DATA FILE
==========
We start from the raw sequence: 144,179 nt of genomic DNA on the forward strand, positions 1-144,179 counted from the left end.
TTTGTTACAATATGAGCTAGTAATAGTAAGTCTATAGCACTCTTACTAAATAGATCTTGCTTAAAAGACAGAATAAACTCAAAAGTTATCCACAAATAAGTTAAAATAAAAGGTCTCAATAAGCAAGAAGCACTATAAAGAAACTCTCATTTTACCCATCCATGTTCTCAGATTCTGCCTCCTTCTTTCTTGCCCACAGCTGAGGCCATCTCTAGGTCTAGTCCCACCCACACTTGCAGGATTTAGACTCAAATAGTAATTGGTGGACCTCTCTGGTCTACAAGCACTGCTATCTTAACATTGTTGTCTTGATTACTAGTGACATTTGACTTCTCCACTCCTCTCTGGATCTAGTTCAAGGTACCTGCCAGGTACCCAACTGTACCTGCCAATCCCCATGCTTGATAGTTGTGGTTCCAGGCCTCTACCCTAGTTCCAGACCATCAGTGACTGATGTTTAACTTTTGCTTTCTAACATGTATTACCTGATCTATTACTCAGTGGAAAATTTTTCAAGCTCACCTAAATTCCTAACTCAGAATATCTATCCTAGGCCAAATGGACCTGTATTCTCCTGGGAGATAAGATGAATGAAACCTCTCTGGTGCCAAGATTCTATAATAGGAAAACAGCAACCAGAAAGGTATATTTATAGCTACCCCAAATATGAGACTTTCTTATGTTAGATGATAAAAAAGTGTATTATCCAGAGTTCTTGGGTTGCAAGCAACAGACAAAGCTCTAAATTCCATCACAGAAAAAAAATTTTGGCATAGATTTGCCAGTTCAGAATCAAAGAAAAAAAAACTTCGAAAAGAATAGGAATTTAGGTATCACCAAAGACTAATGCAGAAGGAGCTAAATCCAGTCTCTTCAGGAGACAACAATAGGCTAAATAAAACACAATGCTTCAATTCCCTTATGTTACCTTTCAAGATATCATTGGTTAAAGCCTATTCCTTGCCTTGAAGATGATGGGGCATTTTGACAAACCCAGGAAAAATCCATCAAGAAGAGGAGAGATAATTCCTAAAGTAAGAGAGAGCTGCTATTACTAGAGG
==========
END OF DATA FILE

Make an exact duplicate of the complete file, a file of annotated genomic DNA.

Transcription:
We start from the raw sequence: 144,179 nt of genomic DNA on the forward strand, positions 1-144,179 counted from the left end.
TTTGTTACAATATGAGCTAGTAATAGTAAGTCTATAGCACTCTTACTAAATAGATCTTGCTTAAAAGACAGAATAAACTCAAAAGTTATCCACAAATAAGTTAAAATAAAAGGTCTCAATAAGCAAGAAGCACTATAAAGAAACTCTCATTTTACCCATCCATGTTCTCAGATTCTGCCTCCTTCTTTCTTGCCCACAGCTGAGGCCATCTCTAGGTCTAGTCCCACCCACACTTGCAGGATTTAGACTCAAATAGTAATTGGTGGACCTCTCTGGTCTACAAGCACTGCTATCTTAACATTGTTGTCTTGATTACTAGTGACATTTGACTTCTCCACTCCTCTCTGGATCTAGTTCAAGGTACCTGCCAGGTACCCAACTGTACCTGCCAATCCCCATGCTTGATAGTTGTGGTTCCAGGCCTCTACCCTAGTTCCAGACCATCAGTGACTGATGTTTAACTTTTGCTTTCTAACATGTATTACCTGATCTATTACTCAGTGGAAAATTTTTCAAGCTCACCTAAATTCCTAACTCAGAATATCTATCCTAGGCCAAATGGACCTGTATTCTCCTGGGAGATAAGATGAATGAAACCTCTCTGGTGCCAAGATTCTATAATAGGAAAACAGCAACCAGAAAGGTATATTTATAGCTACCCCAAATATGAGACTTTCTTATGTTAGATGATAAAAAAGTGTATTATCCAGAGTTCTTGGGTTGCAAGCAACAGACAAAGCTCTAAATTCCATCACAGAAAAAAAATTTTGGCATAGATTTGCCAGTTCAGAATCAAAGAAAAAAAAACTTCGAAAAGAATAGGAATTTAGGTATCACCAAAGACTAATGCAGAAGGAGCTAAATCCAGTCTCTTCAGGAGACAACAATAGGCTAAATAAAACACAATGCTTCAATTCCCTTATGTTACCTTTCAAGATATCATTGGTTAAAGCCTATTCCTTGCCTTGAAGATGATGGGGCATTTTGACAAACCCAGGAAAAATCCATCAAGAAGAGGAGAGATAATTCCTAAAGTAAGAGAGAGCTGCTATTACTAGAGG